Many years ago, I was asked to sit on a panel with three other freelance writers at a conference for college journalists. Our task was to talk about the life of a freelancer with an emphasis on the obstacles we’d faced in this line of work. We introduced ourselves and then each took a turn talking about what had been tough about working on our own. I was the last to speak.
The first woman talked about how hard it was to get an editor to see the beauty of a story idea and then not edit it to pieces. The next speaker pointed to his sources as the trickiest part of freelancing, describing how difficult it was to reach them and then get them to answer questions accurately and thoroughly. I was beginning to get nervous. These were two of the primary barriers I’d faced and I had definitely planned to talk about them. When the third speaker pointed to time management as one of his major impediments, my heart sank. Of course I was going to talk about that, as well.
But then, just in time for my turn, I remembered my biggest problem as a freelancer: me. Freelancing required me to be disciplined, organized, brave, extroverted, creative, ambitious, and flexible, and getting myself to be those things on a regular basis, without letting my own anxiety and self-doubt take over, was a much larger problem than any editor or source could ever be. Turns out I face the obstacle of “me” in everything I do.
I was thinking about that panel one morning this week when I was pushing myself to go out for a run and then, for the whole four miles, my brain was pinging from one idea to the next. If I’d just been thinking creative thoughts that would have been great, but I was instead engaged in a back and forth battle about what I needed to do next and what I wanted to do instead. This is a regular pattern for me, resulting in the same kind of strict, anxious environment I felt when I was freelancing.
I’m weary of the energy it takes to stand so vigilantly at attention, and more than just a little bored with the incessant voice of the watcher at the gate.
No matter how old I get or how much experience I glean, I still consistently get in my own way. With my combination of rules, fears, feelings of self-consciousness, and worries about what people think of me, my weight, my wrinkles, whether I’ll ever be a “success,” and how much money I can save in a year and still get to travel, I have become a master at making most endeavors pretty darned tense for myself. Looking back, it’s no wonder I gave up freelance writing early on and settled for the much more “routine” routine of teaching other people to write.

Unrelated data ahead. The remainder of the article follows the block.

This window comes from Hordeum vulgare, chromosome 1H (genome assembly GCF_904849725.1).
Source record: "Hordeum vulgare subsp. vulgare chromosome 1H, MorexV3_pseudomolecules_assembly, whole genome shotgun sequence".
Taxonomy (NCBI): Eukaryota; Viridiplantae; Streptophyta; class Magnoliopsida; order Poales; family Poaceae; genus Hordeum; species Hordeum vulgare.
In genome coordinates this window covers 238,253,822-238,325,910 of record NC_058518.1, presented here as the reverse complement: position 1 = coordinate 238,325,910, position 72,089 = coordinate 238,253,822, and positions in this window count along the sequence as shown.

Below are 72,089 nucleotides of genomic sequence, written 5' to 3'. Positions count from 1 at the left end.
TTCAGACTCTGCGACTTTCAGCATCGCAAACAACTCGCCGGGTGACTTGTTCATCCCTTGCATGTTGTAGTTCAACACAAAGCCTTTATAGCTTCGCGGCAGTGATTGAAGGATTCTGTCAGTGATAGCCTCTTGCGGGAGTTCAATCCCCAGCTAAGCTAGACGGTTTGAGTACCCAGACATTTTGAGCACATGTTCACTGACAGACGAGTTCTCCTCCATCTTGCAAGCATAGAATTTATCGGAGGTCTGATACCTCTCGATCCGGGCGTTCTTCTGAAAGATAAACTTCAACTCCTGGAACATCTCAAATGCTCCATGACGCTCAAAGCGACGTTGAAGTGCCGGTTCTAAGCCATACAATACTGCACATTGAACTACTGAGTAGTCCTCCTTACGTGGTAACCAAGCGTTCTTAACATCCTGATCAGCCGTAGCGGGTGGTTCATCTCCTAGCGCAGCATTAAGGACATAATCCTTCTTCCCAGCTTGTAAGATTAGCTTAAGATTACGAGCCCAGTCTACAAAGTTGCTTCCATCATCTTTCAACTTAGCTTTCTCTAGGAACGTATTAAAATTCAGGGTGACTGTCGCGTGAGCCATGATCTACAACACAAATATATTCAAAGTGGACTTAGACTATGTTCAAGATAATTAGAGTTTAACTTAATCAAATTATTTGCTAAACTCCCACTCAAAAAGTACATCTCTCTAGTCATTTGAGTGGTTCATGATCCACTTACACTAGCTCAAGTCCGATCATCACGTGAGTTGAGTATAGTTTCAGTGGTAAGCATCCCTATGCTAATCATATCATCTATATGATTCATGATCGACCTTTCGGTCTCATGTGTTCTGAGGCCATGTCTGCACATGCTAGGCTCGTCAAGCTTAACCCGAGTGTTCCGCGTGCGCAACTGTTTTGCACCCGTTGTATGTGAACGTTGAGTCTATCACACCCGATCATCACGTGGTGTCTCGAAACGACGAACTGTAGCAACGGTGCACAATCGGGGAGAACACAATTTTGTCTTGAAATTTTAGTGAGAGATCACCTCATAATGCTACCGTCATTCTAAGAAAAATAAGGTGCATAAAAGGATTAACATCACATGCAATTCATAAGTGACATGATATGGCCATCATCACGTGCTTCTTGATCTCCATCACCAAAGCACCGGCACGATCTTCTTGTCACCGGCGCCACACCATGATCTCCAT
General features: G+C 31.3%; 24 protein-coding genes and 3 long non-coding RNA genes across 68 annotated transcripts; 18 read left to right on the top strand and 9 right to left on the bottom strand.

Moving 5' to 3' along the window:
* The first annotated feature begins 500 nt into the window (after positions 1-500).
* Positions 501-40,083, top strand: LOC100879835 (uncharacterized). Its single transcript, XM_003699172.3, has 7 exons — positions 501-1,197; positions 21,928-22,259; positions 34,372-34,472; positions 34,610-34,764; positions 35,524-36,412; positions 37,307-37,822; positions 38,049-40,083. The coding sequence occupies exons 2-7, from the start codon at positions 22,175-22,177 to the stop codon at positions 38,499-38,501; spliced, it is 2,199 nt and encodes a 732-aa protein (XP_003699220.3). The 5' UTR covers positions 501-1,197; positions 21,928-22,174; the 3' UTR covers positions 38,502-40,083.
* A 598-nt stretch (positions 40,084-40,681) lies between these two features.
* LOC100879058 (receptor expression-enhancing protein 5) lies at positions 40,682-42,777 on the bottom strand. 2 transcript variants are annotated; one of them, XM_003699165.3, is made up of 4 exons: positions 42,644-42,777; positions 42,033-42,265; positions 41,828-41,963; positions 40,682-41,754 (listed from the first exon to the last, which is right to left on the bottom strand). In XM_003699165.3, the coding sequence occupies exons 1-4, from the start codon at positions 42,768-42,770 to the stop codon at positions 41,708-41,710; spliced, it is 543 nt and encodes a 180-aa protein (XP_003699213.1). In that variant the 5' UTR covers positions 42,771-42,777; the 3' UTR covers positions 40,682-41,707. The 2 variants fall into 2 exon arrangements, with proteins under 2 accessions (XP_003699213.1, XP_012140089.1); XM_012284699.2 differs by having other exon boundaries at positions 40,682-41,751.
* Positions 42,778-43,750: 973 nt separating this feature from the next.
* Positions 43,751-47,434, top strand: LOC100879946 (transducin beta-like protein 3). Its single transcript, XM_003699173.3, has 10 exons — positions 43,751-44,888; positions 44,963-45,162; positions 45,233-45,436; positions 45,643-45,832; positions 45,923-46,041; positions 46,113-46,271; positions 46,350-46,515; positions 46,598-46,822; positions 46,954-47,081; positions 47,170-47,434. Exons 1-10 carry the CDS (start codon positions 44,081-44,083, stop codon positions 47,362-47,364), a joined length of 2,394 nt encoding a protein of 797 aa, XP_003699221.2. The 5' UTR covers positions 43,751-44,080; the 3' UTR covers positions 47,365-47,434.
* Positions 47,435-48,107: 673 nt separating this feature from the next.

But, knowing as fully as I do how often I stand in my own way of feeling really good about myself, trying some new things, asking for help, risking public embarrassment and discovering all that’s out there in the world to enjoy, it’s a little hard to face. I’ve lived plenty long and have had enough therapy to understand why I tend to stand back and restrict myself as much as I do, but it’s been a hard way to live for all of these years. Still, it’s hard like any bad habit—I’m almost more comfortable keeping myself in check than grabbing all the gusto because it’s what I know and probably, on some sad level, what I think I deserve.
I also get it that this isn’t something I can change overnight. I’m pretty practiced at coming up with all of the reasons why I can’t just cruise through life and enjoy myself. But if I listed ways I’d like my life to be different in this final 30-year (let’s hope!) span, it would be that I would cut myself some slack, give myself some room, let myself be braver and more open and flexible. I would pay money, I think, to be able to sit back and relax—for longer than an evening. It’s a complex mechanism I’ve created and I know that taking it apart and rebuilding it so it works better for me at this point in my life will not be easy. And, knowing me, if I think too much about it, I’ll create a list of rules a mile long that will take the fun out of it before the fun even starts.
But turning 65 next month needs to be marked in some way, if only by an experiment in which I challenge myself to get out of my own way when I can remember to do it. For those of you for whom life feels light and easy and as if you always feel free to do whatever you you want to do, this all probably sounds crazy. But if you’re like me, you know the torture that this kind of self-imposed thought can produce. I know it’s mostly in my own head and that my hardest conversations have to be held there. But I’m weary of the energy it takes to stand so vigilantly at attention, and more than just a little bored with the incessant voice of the watcher at the gate.
So here’s to stepping out of my own way, if only occasionally. I’ll keep you posted on my progress.